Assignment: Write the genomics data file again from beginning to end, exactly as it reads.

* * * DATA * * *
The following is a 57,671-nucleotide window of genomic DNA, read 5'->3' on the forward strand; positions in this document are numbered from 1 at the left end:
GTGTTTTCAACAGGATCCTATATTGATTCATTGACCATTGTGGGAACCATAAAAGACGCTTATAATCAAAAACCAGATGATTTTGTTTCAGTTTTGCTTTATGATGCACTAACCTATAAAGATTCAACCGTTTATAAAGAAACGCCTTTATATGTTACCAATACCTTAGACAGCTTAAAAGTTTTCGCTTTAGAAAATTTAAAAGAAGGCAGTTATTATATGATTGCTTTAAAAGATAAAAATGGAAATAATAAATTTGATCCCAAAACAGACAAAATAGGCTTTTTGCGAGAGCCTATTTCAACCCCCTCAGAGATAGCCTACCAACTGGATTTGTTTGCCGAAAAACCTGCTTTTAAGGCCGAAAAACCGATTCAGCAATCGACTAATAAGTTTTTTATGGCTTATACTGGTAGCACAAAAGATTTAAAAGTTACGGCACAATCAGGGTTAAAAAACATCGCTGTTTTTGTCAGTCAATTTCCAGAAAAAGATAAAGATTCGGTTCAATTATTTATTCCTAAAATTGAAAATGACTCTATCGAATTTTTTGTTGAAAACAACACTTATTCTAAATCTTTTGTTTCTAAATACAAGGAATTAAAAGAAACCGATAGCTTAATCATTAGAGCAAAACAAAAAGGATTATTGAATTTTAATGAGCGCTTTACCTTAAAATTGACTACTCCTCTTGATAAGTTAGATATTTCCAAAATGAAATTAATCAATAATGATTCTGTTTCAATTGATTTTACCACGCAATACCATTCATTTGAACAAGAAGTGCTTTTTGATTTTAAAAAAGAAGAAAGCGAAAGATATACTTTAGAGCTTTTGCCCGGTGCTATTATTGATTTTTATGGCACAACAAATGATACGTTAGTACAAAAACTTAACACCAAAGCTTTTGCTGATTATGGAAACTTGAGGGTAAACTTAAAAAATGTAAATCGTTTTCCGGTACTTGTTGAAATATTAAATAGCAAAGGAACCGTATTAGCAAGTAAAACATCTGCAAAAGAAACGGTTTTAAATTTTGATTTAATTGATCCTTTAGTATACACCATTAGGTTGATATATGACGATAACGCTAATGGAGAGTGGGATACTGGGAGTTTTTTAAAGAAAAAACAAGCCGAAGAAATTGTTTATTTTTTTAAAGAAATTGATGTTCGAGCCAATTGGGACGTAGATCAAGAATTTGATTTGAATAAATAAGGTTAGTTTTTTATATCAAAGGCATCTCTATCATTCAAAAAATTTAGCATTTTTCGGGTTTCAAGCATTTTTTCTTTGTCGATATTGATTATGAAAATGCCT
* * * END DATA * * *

The following is a 57,671-nucleotide window of genomic DNA, read 5'->3' on the forward strand; positions in this document are numbered from 1 at the left end:
GTGTTTTCAACAGGATCCTATATTGATTCATTGACCATTGTGGGAACCATAAAAGACGCTTATAATCAAAAACCAGATGATTTTGTTTCAGTTTTGCTTTATGATGCACTAACCTATAAAGATTCAACCGTTTATAAAGAAACGCCTTTATATGTTACCAATACCTTAGACAGCTTAAAAGTTTTCGCTTTAGAAAATTTAAAAGAAGGCAGTTATTATATGATTGCTTTAAAAGATAAAAATGGAAATAATAAATTTGATCCCAAAACAGACAAAATAGGCTTTTTGCGAGAGCCTATTTCAACCCCCTCAGAGATAGCCTACCAACTGGATTTGTTTGCCGAAAAACCTGCTTTTAAGGCCGAAAAACCGATTCAGCAATCGACTAATAAGTTTTTTATGGCTTATACTGGTAGCACAAAAGATTTAAAAGTTACGGCACAATCAGGGTTAAAAAACATCGCTGTTTTTGTCAGTCAATTTCCAGAAAAAGATAAAGATTCGGTTCAATTATTTATTCCTAAAATTGAAAATGACTCTATCGAATTTTTTGTTGAAAACAACACTTATTCTAAATCTTTTGTTTCTAAATACAAGGAATTAAAAGAAACCGATAGCTTAATCATTAGAGCAAAACAAAAAGGATTATTGAATTTTAATGAGCGCTTTACCTTAAAATTGACTACTCCTCTTGATAAGTTAGATATTTCCAAAATGAAATTAATCAATAATGATTCTGTTTCAATTGATTTTACCACGCAATACCATTCATTTGAACAAGAAGTGCTTTTTGATTTTAAAAAAGAAGAAAGCGAAAGATATACTTTAGAGCTTTTGCCCGGTGCTATTATTGATTTTTATGGCACAACAAATGATACGTTAGTACAAAAACTTAACACCAAAGCTTTTGCTGATTATGGAAACTTGAGGGTAAACTTAAAAAATGTAAATCGTTTTCCGGTACTTGTTGAAATATTAAATAGCAAAGGAACCGTATTAGCAAGTAAAACATCTGCAAAAGAAACGGTTTTAAATTTTGATTTAATTGATCCTTTAGTATACACCATTAGGTTGATATATGACGATAACGCTAATGGAGAGTGGGATACTGGGAGTTTTTTAAAGAAAAAACAAGCCGAAGAAATTGTTTATTTTTTTAAAGAAATTGATGTTCGAGCCAATTGGGACGTAGATCAAGAATTTGATTTGAATAAATAAGGTTAGTTTTTTATATCAAAGGCATCTCTATCATTCAAAAAATTTAGCATTTTTCGGGTTTCAAGCATTTTTTCTTTGTCGATATTGATTATGAAAATGCCT